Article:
For out of state trophy hunters it's recommended you hire a guide or find time to scout prior to your hunt. I've gone for half a day on The Plateau and not seen a single antelope so knowing where to hunt before opening day is a must if you want a big buck.
To increase your odds of drawing a tag you can apply for archery - it allows you to hunt Unit 10, 18A and 18B. (Increase your odds of hunting, decrease your odds of killing.)
50 rifle tags, 1% draw chance
100 archery tags, 8% draw chance
60 rifle tags
100 archery tags
Dec 19, 2007
I scouted the unit extensively for the first time and liked it. There were more antelope than I expected, but spread out. No single area had more than a few bucks, but I saw several over 85-inches.
6 rifle tags, odds 1%.
5 archery tags, odds 12%
10 rifle tags
5 archery tags
If the rumors are true then where are the bucks? I'd assume that either:
A) They're in units with few tags - no one scouts there, no one finds them. The person who does find one - the "rumor-starter" - does so on his way to camp after filling his tag. Drats!
B) The hunter doesn't know how to field judge, overestimates the bucks score.
C) The buck is far away, the hunter misjudges because heat waves blur the horns.
D) It's a lie.
E) B, C, and D
If this were multiple choice I'd pick "E" every time.
Does anyone have a 100-inch rumor they've heard? I'm always looking for one (a 100-incher, not a rumor.)
Dec 18, 2007
Dec 17, 2007
You can see "Glider's" prongs were shorter last year, but his other measurements similar.
I lost almost all my 2006 photos. This is the only picture I have of "Glider" from last year. I'm sad about that. Maybe I'll invest in more memory cards this year and use them like film - make prints!
7-inch prongs, 18-inch horns! Shaun was one happy "motel-er" - we don't camp much. ;)
Dec 16, 2007
Why the Canon over the Nikon?
Or maybe it's because I had a Nikon scope in my years before guiding and it wasn't great - it was just "ok."
Dec 15, 2007
We took MONSTER antelope in 2007! I'll post the pictures and stories shortly.
I'll post everyday, often more than once. :)
May 25, 2007
The buck below is one of the better bucks I saw on the trip - and also one of the better pictures I took of a buck (unfortunately - none of the bucks would let me very close.)
My Dad and I are going to New Mexico on June 6th for a week long scouting trip. I'll definitely have some "keeper" pictures when I return...and hopefully some of some giant antelope!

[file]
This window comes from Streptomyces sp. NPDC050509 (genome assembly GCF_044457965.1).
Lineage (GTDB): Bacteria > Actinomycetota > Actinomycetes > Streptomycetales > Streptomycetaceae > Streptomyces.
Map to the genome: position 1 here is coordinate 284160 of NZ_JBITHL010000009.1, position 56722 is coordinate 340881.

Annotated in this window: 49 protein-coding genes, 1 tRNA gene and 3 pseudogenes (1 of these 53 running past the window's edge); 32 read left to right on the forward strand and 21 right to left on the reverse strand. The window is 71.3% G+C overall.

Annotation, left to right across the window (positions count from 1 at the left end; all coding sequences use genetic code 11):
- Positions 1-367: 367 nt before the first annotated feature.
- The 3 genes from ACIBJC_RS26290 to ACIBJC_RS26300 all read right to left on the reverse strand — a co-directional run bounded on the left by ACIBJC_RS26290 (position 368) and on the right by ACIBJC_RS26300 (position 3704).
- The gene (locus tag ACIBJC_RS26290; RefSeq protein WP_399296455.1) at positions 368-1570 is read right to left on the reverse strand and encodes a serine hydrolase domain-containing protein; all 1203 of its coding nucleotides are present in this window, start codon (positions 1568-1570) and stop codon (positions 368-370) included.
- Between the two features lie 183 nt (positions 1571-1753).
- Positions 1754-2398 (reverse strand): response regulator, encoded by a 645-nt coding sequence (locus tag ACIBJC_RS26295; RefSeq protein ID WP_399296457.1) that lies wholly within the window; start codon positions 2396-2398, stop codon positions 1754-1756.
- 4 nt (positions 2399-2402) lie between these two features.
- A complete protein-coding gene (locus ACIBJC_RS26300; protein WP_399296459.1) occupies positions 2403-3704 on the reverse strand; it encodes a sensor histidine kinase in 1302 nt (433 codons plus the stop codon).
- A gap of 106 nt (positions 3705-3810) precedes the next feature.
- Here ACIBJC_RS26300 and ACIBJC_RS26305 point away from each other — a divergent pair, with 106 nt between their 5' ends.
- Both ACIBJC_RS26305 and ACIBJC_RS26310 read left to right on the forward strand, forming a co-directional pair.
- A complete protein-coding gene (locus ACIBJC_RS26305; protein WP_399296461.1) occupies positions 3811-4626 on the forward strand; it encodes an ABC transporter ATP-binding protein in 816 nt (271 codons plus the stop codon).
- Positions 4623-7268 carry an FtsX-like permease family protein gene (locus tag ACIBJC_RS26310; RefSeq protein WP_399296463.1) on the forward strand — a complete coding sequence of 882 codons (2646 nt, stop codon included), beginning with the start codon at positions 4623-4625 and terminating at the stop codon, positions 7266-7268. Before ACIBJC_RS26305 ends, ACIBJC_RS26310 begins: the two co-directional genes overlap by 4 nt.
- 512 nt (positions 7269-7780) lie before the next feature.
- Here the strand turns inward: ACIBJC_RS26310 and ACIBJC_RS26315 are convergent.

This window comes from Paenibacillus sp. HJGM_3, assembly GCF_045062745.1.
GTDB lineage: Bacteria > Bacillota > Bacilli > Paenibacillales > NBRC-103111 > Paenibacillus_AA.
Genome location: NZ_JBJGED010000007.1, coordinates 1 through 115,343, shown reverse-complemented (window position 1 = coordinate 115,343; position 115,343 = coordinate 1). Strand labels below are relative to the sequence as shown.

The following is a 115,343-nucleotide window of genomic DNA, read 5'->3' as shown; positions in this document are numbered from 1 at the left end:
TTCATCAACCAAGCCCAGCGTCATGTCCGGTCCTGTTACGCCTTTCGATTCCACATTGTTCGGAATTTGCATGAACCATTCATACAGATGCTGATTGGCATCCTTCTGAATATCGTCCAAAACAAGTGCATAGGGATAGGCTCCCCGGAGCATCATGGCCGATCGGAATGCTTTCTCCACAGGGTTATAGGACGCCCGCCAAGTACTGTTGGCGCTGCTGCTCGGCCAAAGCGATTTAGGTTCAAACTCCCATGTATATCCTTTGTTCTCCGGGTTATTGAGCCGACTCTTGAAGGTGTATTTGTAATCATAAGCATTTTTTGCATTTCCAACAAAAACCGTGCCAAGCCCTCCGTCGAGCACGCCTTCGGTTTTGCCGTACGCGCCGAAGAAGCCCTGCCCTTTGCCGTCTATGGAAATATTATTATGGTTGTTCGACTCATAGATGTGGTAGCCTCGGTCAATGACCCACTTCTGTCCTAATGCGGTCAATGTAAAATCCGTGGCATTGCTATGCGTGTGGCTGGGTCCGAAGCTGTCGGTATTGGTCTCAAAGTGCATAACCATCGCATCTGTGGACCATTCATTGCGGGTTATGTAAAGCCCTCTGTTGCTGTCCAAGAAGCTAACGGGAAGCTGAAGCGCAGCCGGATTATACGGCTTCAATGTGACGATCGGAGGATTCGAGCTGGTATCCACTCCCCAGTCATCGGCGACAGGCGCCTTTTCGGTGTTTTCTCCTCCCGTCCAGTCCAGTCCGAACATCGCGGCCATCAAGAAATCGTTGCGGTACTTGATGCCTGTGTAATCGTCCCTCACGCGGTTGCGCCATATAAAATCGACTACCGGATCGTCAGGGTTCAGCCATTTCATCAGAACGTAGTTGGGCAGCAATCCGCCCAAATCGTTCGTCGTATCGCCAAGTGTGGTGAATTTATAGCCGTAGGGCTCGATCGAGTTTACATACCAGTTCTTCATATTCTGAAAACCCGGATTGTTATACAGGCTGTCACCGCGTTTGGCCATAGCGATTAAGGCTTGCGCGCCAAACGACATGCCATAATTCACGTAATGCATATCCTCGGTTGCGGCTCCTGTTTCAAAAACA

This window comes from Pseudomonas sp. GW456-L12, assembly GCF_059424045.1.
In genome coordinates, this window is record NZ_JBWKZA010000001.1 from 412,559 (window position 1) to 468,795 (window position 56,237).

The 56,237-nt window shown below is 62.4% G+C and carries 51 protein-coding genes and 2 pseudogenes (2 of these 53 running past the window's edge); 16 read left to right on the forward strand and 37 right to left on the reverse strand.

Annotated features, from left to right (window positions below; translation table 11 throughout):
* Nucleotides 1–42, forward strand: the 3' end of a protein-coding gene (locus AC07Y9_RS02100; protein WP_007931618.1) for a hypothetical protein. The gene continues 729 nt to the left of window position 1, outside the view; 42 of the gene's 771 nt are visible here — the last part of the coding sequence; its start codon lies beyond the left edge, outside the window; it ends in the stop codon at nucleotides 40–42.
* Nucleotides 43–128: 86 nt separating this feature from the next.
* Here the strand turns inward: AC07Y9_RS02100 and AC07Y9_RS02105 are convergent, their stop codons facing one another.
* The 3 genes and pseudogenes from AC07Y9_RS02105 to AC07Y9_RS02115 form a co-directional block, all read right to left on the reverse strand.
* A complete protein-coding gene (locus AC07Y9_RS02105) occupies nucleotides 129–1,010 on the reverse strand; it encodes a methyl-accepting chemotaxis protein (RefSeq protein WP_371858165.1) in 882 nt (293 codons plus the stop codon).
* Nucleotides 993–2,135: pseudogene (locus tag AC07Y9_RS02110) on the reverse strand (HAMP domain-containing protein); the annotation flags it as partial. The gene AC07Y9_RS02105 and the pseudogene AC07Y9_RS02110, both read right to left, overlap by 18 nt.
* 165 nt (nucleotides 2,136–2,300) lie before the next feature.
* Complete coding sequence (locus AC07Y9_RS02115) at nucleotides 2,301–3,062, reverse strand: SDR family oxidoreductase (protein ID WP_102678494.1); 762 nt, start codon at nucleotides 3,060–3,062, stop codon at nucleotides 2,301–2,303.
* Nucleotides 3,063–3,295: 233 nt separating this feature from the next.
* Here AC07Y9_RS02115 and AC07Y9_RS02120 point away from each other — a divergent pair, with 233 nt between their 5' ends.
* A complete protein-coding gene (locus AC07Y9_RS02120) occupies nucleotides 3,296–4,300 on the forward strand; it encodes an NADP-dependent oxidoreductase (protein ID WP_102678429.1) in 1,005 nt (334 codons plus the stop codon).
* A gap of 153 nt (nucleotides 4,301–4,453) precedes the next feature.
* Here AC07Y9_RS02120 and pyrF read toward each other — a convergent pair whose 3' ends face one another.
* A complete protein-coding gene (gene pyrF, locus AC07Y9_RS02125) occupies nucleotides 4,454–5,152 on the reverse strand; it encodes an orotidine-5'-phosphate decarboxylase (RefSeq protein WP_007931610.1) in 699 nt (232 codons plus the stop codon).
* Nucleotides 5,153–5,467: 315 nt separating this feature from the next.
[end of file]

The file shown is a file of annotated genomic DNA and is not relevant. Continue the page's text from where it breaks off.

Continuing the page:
May 17, 2007
May 7, 2007
Apr 11, 2007
I'm probably not going to post a complete list of the aging data because it's not exactly "my" data - as in, I didn't pay to have any of the aging analysis done and I think David E. Brown (the biologist who I sent the teeth to) may want to use the info for a book he's currently writing about pronghorn (we should have several of our pictures - or client's pictures - in the book!)
The ideal age for a pronghorn, I would presume, would depend on a lot of variables.
If we assume bucks reach their peak horn growth age at 3 years old we would then have to assume that 3 years old is the ideal age (O'Haco's old World Record was aged at 3 years old.) But, if there's no moisture during the buck's 3rd year of growth, then that buck's 4th year may be a better horn growth year.
If you're managing a ranch you'd want the biggest bucks to live the longest so that they could reproduce the longest and spread their genetics. In that case, you may elect to not take the buck during it's largest year in order to ensure large bucks in the future.
Another thing I've noticed - buck's that are in ideal areas are able to maintain giant status for longer periods of time (this should be fairly obvious, but I thought I'd note it anyway.) For example, on The Plateau years ago, bucks would be giant for only one year and then the effects of age (and possibly lack of feed and water) would cause them to regress substantially the next year. In areas like 19A, when the feed and moisture was consistently good (some of this had to do with the ranchers taking care of the cattle) the bucks would maintain a score of over 90 inches for 2 or 3 years fairly regularly.